After her sold out Verdi Club show, Oasis proudly welcomes back The Space Lady, by popular demand
Opening set by Chaki
In the 1980s and 1990s, Susan was a street musician in Boston, Massachusetts and San Francisco, first playing accordion to accompany her gentle soprano voice. Wearing a silver plastic helmet with white wings and a flashing red light on top (which she performs in to this day), and playing haunting ethereal covers of rock n roll classics, Susan got the name "The Space Lady" from fans and from a newspaper contest. She upgraded from accordion in 1983 to the then-new Casiotone MT-40battery-operated keyboard, played through a battery-operated amp. Her classic song, "Synthesize Me," was written by her late ex-husband Joel Dunsany, at the time of that change to synthesizer.
Retiring from music in 2000, Susan left San Francisco, and returned to Colorado, to care for her aging parents. Attending La Junta's Otero Junior College, she earned a nursing degree, became an RN, and started work as a charge nurse in a nursing home. Her involvement with music narrowed to selling the odd CD ("The Space Lady Live in San Francisco") of recordings she'd made on a cassette recorder in 1990, and later digitized. But a year later, music historian Irwin Chusid released his book and CD-compilation paean to 'Outsider Music,' Songs in the Key of Z. The Vol. II CD included TSL's cover of "I Had Too Much to Dream Last Night" (by Annette Tucker/ Nancie Mantz). Unknown to Susan, this led to increased interest in The Space Lady's whereabouts and availability, fueled further by internet-bootlegged copies of her CD.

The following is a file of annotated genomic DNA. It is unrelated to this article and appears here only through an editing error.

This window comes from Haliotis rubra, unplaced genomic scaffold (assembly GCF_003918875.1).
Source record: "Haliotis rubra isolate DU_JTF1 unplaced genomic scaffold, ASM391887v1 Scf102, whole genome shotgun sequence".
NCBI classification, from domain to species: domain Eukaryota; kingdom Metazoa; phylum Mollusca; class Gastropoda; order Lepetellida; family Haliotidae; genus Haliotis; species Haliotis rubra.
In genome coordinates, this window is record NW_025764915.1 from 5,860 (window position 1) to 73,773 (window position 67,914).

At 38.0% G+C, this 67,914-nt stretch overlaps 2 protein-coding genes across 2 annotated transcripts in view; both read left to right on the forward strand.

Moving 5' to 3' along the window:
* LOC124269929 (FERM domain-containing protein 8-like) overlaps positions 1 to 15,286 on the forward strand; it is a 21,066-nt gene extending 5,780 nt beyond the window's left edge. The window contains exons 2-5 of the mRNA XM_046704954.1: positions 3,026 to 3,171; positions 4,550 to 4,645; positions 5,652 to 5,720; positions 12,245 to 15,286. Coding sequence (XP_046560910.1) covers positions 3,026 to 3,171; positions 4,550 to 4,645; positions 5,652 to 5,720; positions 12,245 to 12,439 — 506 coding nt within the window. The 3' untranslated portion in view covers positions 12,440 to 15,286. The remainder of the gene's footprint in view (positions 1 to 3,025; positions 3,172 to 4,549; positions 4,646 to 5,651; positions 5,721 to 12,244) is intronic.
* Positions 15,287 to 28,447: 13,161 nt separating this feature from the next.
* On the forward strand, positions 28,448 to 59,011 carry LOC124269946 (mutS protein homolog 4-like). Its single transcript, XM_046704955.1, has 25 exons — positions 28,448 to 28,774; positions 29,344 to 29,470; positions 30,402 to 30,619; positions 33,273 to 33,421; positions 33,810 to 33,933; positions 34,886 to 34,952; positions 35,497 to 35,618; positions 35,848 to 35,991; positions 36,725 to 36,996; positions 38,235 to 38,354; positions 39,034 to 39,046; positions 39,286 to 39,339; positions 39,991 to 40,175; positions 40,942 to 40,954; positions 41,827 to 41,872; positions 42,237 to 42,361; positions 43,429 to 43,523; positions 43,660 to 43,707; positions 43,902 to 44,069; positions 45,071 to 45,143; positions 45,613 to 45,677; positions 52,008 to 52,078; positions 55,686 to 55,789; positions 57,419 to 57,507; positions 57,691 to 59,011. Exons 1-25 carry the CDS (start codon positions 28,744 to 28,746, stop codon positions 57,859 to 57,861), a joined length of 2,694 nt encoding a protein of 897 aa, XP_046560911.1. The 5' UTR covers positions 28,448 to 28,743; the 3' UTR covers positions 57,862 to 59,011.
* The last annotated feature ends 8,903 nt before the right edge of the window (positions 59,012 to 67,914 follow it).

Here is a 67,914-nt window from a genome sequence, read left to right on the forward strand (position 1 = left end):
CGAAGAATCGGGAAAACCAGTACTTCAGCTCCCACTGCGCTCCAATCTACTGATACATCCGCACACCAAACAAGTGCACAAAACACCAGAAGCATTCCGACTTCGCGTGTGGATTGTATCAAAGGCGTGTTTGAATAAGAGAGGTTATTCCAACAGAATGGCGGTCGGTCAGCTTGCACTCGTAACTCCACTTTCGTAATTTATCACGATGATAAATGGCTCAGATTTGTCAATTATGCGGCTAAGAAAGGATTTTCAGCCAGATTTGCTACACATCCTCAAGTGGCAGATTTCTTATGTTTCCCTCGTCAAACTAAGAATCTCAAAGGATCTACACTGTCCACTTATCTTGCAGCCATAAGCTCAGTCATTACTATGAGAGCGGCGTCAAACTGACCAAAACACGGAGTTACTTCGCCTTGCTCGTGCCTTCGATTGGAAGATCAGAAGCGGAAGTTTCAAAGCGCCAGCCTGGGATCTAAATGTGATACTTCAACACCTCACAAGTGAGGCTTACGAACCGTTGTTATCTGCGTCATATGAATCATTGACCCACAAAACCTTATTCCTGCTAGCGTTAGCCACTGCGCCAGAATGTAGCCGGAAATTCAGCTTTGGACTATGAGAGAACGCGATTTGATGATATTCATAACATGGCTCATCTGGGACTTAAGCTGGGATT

In 2008, she met – and a year later married – Eric Schneider, himself a songwriter/singer/acoustic guitarist, performing as "Eric Ian" (his actual middle name). Not a pop music fan, Eric had never heard of The Space Lady. The two formed a duo, with Susan accompanying Eric on his original songs, singing harmonies and playing accordion, alternating with silver flute solos. But it never got off the ground. In 2012, after becoming curious about Susan's previous life as The Space Lady, Eric challenged her to play for him electronically. When she re-assembled her gear, and played "Ghost Riders in the Sky" (by Stan Jones) for him, he urged her to come out of retirement, and play, not on the street, but in clubs and other indoor venues. When she hesitated, he promised to manage her – calling on his years of experience managing seminars.